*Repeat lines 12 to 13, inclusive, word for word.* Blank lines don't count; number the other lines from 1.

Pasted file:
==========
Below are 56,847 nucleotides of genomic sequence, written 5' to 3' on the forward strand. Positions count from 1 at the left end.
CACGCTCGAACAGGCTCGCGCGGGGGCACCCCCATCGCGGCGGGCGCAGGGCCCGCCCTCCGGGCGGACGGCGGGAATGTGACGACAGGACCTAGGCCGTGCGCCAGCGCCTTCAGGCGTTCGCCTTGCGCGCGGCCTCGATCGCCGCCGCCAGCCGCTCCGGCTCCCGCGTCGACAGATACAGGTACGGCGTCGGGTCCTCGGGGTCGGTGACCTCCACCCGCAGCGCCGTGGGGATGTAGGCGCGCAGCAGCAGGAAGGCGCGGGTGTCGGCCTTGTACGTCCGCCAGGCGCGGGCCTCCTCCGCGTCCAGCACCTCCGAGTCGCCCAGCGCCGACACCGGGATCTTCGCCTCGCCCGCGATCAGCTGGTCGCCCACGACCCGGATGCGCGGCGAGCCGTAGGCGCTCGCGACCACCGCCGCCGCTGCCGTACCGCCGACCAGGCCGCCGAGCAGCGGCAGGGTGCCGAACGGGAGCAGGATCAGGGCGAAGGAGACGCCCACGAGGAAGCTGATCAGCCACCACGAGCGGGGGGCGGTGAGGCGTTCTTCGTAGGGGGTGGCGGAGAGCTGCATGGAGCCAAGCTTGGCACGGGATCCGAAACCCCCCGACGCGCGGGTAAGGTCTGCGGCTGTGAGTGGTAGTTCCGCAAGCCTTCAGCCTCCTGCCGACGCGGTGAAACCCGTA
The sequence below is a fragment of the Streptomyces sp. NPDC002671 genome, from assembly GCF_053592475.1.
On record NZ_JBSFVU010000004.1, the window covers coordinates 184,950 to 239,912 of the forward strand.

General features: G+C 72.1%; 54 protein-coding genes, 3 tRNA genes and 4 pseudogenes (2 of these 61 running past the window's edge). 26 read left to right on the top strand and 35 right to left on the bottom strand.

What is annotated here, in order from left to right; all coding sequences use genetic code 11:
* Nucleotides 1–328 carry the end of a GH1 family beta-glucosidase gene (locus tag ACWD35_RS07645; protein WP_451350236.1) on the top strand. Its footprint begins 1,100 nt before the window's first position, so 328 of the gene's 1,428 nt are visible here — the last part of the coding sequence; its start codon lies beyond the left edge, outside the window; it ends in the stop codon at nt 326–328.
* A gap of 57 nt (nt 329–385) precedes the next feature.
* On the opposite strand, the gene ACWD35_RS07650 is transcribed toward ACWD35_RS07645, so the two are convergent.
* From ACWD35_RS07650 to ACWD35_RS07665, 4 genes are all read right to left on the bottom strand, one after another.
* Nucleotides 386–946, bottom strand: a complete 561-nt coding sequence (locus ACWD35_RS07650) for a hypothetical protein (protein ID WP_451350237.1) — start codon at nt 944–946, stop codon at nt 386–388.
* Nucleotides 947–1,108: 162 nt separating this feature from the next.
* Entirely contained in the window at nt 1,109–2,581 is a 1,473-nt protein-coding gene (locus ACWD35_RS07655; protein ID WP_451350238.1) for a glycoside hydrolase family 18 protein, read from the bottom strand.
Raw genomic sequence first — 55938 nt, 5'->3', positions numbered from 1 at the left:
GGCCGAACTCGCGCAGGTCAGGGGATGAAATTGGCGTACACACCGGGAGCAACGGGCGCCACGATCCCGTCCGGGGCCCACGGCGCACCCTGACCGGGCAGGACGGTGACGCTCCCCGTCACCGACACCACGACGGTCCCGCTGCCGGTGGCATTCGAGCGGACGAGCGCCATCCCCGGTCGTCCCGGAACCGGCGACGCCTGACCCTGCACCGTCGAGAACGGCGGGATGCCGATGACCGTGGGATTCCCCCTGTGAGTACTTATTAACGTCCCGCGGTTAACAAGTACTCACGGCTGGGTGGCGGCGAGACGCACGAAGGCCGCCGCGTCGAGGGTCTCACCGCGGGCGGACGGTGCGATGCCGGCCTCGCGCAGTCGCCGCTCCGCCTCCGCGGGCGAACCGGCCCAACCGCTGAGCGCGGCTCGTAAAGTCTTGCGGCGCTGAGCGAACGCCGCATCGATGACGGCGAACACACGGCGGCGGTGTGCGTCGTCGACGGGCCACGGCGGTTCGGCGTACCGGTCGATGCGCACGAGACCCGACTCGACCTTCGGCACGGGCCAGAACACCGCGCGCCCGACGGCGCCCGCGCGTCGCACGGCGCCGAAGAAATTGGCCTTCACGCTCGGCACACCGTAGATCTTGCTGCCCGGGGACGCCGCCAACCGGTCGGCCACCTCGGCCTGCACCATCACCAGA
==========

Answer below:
* Nucleotides 947–1,108: 162 nt separating this feature from the next.
* Entirely contained in the window at nt 1,109–2,581 is a 1,473-nt protein-coding gene (locus ACWD35_RS07655; protein ID WP_451350238.1) for a glycoside hydrolase family 18 protein, read from the bottom strand.